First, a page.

Confronting Institutional Racism

By Keleher, Terry; Johnson, Tammy | Leadership, March 2001 | Go to article overview

Confronting Institutional Racism


Keleher, Terry, Johnson, Tammy, Leadership


Institutional racism can be difficult to overcome. But if you are committed to change, there is plenty you can do. Here are six strategies for addressing racial inequalities in our schools.

Do the best schools and classes have the fewest black and brown students? Observation seems to confirm that race plays a role in the way our schools and classrooms are organized. You can look inside a school and simply compare the faces of those sitting in the Advanced Placement classes with those in the remedial courses. Or, take a look at any two schools -- one in the inner city and one in the suburbs -- and, chances are, the differences in appearance alone will be striking.

Statistical analysis backs up casual observations of racial differences in education. Last year, the Applied Research Center released a report called "Facing The Consequences" that documents the extensive racial disparities in school districts around the country and in California.

In the Los Angeles and San Francisco Unified School Districts, for example, white students are proportionally over-represented in Advanced Placement and gifted programs and under-represented in expulsions and suspensions, compared to Latino and African American students. In fact, on nearly every key indicator of academic performance -- graduation rates, dropout rates, discipline rates, etc. -- the racial disparities range from significant to stark.

A class-action lawsuit (Williams et. Al. v. State of California), filed by a coalition of civil rights groups last May, documents the deplorable conditions of many of California's schools. The plaintiff's complaint describes more than 100 schools where at least half the teaching staff is not fully credentialed. Many schools have outdated textbooks and lack ample classroom seating, while others lack bathrooms and ventilation.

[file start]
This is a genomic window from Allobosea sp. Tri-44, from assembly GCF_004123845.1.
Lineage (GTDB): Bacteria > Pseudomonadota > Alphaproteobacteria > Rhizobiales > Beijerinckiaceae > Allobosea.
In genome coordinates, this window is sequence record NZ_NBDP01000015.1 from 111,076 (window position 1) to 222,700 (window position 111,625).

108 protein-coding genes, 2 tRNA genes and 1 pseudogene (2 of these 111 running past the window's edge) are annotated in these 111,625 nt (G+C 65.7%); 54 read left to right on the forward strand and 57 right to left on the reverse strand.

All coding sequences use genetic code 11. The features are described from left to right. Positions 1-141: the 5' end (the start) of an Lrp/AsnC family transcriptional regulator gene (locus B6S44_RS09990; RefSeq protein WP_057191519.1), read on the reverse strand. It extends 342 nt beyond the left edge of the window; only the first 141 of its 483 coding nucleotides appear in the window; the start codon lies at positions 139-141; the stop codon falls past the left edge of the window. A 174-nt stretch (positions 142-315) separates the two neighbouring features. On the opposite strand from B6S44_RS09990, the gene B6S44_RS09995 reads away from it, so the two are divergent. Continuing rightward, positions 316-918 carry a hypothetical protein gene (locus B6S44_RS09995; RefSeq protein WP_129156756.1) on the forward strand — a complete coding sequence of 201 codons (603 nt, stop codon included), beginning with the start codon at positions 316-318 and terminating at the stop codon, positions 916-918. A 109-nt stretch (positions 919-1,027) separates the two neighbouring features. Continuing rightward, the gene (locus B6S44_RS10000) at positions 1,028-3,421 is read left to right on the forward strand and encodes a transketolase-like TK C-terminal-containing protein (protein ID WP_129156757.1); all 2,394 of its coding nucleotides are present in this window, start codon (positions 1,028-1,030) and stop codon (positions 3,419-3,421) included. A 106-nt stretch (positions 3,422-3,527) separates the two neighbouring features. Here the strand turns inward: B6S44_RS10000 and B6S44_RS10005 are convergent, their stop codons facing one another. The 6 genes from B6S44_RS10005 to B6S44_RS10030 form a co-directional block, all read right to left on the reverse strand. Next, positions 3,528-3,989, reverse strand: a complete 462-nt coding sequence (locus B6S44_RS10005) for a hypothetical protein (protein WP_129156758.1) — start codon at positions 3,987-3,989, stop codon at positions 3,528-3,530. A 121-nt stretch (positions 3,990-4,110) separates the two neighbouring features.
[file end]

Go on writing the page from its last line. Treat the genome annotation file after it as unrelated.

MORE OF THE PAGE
These problems are concentrated in schools serving mostly students of color in urban areas, exemplifying the fact that students of different races frequently experience very separate and unequal educational opportunities. Regrettably, racial inequality is alive and well in California schools.

What causes these inequities? Some people argue that the disparities are not due to race but are the result of socioeconomic and cultural factors such as family income and parental involvement. But even students from well-off families of color with very active parents frequently lag behind white students from similar income and family backgrounds. Additionally, low-income white students are more likely to excel academically than low-income students of color. Racial disparities are distinct and significant, hardly attributable merely to family income or happenstance.

Indeed, racial inequality in our schools is a product of deeply rooted historical and institutional racism in the United States. The fact that racism permeates our society, however, is not an excuse for school personnel to let themselves off the hook. As an institution, each school must take responsibility for acknowledging and addressing racism. Unless a school takes steps to actively counteract racism, it is likely that it is unintentionally aggravating the existing inequalities.

Most people think of racism as intentional and overt acts between individuals. But the most profound forms of racism are institutional rather than interpersonal. Another common misconception is that racism can only occur between people of different races. But if certain racial groups are systematically disadvantaged or disenfranchised by school policies and practices, even if the school administrators or a majority of the school board members are people of color, there is evidence of institutional racism.

Institutional racism is frequently subtle, unintentional and invisible, but always potent. Often, institutional racism involves complex and cumulative factors; for example, when many students of color, year after year, do not have access to fully credentialed teachers, high quality curriculum materials and advanced courses. …

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